A California man who was clearing out his father's Oro Valley home found a World War II "pineapple" grenade that he thought was inert.
He took the grenade - wrapped in a plastic bag - to the Oro Valley Main Police Station for disposal Thursday afternoon and was in for a surprise.
The grenade was determined to be active after it was inspected by members of the Pima County Regional Bomb Squad, said Lt. Chris Olson of the Oro Valley Police Department Field Services Division.
The Mk 2 defensive hand grenade was placed in a detonation container and taken to the Naranja Town Site, where it was blown up without incident, Olson said.
"This grenade was old, and it becomes unstable with age. The real danger with something like this is when you are moving it," Olson explained.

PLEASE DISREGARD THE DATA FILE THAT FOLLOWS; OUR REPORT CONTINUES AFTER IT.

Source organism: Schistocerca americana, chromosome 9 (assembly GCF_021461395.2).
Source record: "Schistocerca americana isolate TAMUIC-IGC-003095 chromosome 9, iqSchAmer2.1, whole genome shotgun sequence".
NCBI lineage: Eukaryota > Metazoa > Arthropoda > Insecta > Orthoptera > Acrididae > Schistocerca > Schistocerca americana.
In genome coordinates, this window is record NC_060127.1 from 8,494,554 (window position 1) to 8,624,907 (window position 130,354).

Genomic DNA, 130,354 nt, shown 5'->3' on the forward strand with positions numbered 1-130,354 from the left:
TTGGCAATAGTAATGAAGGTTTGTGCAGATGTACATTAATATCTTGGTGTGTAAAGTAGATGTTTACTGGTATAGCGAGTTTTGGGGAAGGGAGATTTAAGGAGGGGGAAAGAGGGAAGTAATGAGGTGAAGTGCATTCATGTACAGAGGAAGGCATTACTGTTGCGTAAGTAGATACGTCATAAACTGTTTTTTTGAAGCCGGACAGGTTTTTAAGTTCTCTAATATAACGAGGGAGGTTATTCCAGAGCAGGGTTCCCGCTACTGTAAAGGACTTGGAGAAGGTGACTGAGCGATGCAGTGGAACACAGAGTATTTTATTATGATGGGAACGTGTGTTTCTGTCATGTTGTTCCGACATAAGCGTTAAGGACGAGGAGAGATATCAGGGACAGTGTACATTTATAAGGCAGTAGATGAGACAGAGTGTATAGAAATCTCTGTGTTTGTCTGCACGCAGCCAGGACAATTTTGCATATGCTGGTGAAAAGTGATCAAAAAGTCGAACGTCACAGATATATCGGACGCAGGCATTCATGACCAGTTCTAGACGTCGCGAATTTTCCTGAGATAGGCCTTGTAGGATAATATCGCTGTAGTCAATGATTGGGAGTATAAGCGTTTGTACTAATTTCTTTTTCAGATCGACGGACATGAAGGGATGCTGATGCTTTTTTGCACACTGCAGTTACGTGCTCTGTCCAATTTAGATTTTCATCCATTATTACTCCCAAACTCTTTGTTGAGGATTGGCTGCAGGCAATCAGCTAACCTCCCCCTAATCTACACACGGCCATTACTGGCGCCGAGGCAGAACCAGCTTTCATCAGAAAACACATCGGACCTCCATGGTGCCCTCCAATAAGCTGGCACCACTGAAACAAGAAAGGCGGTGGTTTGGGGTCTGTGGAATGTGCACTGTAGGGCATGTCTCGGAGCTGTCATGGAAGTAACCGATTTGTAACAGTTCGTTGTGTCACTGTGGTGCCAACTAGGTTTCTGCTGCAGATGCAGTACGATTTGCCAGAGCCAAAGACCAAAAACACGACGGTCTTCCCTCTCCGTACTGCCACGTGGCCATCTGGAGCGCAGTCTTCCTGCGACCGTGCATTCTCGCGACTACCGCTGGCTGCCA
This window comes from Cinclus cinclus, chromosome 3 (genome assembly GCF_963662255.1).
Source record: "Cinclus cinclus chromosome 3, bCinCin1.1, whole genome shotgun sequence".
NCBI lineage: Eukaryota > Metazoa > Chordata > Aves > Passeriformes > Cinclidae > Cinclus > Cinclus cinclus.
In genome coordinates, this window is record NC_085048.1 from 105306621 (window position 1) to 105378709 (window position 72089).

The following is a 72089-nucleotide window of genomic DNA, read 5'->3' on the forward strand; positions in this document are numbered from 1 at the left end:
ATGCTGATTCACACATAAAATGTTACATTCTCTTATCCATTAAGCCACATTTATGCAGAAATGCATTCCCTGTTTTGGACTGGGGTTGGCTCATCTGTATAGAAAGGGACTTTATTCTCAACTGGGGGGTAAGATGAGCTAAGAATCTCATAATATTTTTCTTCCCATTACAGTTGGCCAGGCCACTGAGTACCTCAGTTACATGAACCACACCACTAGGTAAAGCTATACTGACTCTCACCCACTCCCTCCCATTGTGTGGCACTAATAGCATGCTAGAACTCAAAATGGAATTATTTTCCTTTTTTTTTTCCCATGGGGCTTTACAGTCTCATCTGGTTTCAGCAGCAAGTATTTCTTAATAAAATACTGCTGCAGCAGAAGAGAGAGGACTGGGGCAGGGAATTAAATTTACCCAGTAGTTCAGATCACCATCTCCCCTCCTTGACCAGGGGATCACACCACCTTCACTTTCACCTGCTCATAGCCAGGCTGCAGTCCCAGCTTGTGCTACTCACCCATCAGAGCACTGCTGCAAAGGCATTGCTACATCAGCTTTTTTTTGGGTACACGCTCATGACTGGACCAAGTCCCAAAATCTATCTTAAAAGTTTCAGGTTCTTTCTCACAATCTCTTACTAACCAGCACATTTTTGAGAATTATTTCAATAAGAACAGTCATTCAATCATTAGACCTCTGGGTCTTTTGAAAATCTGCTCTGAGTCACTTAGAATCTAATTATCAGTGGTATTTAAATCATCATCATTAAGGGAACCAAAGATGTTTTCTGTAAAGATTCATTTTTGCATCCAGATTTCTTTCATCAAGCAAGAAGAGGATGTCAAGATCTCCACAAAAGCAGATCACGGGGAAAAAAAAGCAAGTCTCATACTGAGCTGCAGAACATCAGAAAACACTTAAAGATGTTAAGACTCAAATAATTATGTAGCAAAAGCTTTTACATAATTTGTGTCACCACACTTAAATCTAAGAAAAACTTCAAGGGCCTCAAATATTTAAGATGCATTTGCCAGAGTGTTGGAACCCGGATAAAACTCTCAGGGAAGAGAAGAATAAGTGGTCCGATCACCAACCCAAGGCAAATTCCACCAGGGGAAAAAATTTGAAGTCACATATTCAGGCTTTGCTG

When the man arrived at the police station at 2:36 p.m., a sergeant followed explosive-ordnance protocol placed the grenade in a desert area west of the station. Officers then immediately evacuated the building and area around the town complex, and closed a portion of North La Cañada Drive.
Members of the county regional bomb squad arrived and inspected the grenade and determined it was live, and then transported it for destruction.
The man, whose name was not released, was moving his father to a nursing home, Olson explained. His father told him he kept the grenade as a "souvenir" and that it was inert.
The son did not want to take the grenade back with him to his home in California, and he knew that his father could not take it to the nursing home - so he figured that police officers could dispose of it.
Officers and bomb squad officers questioned the man, and no charges will be filed, Olson said.